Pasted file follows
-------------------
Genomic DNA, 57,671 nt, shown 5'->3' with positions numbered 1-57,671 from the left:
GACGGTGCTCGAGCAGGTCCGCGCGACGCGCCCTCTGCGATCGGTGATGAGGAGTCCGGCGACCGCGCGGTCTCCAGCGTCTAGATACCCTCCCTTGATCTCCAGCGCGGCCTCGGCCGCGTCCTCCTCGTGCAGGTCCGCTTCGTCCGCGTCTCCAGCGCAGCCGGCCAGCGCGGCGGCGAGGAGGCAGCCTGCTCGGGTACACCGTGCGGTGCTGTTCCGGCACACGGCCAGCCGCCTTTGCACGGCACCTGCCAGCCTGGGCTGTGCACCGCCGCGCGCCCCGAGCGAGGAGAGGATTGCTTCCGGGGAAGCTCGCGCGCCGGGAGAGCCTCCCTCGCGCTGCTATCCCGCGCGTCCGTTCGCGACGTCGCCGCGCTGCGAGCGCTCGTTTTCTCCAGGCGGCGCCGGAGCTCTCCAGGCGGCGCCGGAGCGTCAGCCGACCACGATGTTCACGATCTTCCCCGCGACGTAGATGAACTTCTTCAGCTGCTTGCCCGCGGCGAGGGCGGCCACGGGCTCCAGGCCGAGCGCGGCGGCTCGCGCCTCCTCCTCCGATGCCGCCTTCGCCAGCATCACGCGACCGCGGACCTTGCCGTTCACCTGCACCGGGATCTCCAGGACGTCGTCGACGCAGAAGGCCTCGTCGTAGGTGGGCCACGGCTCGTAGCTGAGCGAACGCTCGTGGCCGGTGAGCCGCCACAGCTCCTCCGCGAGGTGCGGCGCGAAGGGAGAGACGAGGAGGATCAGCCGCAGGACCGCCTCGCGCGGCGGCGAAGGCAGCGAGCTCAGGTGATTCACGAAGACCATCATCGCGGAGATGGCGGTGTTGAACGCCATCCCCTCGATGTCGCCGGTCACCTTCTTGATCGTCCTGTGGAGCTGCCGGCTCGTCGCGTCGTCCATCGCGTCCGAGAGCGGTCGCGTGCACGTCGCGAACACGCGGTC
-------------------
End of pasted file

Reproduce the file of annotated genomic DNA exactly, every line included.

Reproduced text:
Genomic DNA, 57,671 nt, shown 5'->3' with positions numbered 1-57,671 from the left:
GACGGTGCTCGAGCAGGTCCGCGCGACGCGCCCTCTGCGATCGGTGATGAGGAGTCCGGCGACCGCGCGGTCTCCAGCGTCTAGATACCCTCCCTTGATCTCCAGCGCGGCCTCGGCCGCGTCCTCCTCGTGCAGGTCCGCTTCGTCCGCGTCTCCAGCGCAGCCGGCCAGCGCGGCGGCGAGGAGGCAGCCTGCTCGGGTACACCGTGCGGTGCTGTTCCGGCACACGGCCAGCCGCCTTTGCACGGCACCTGCCAGCCTGGGCTGTGCACCGCCGCGCGCCCCGAGCGAGGAGAGGATTGCTTCCGGGGAAGCTCGCGCGCCGGGAGAGCCTCCCTCGCGCTGCTATCCCGCGCGTCCGTTCGCGACGTCGCCGCGCTGCGAGCGCTCGTTTTCTCCAGGCGGCGCCGGAGCTCTCCAGGCGGCGCCGGAGCGTCAGCCGACCACGATGTTCACGATCTTCCCCGCGACGTAGATGAACTTCTTCAGCTGCTTGCCCGCGGCGAGGGCGGCCACGGGCTCCAGGCCGAGCGCGGCGGCTCGCGCCTCCTCCTCCGATGCCGCCTTCGCCAGCATCACGCGACCGCGGACCTTGCCGTTCACCTGCACCGGGATCTCCAGGACGTCGTCGACGCAGAAGGCCTCGTCGTAGGTGGGCCACGGCTCGTAGCTGAGCGAACGCTCGTGGCCGGTGAGCCGCCACAGCTCCTCCGCGAGGTGCGGCGCGAAGGGAGAGACGAGGAGGATCAGCCGCAGGACCGCCTCGCGCGGCGGCGAAGGCAGCGAGCTCAGGTGATTCACGAAGACCATCATCGCGGAGATGGCGGTGTTGAACGCCATCCCCTCGATGTCGCCGGTCACCTTCTTGATCGTCCTGTGGAGCTGCCGGCTCGTCGCGTCGTCCATCGCGTCCGAGAGCGGTCGCGTGCACGTCGCGAACACGCGGTC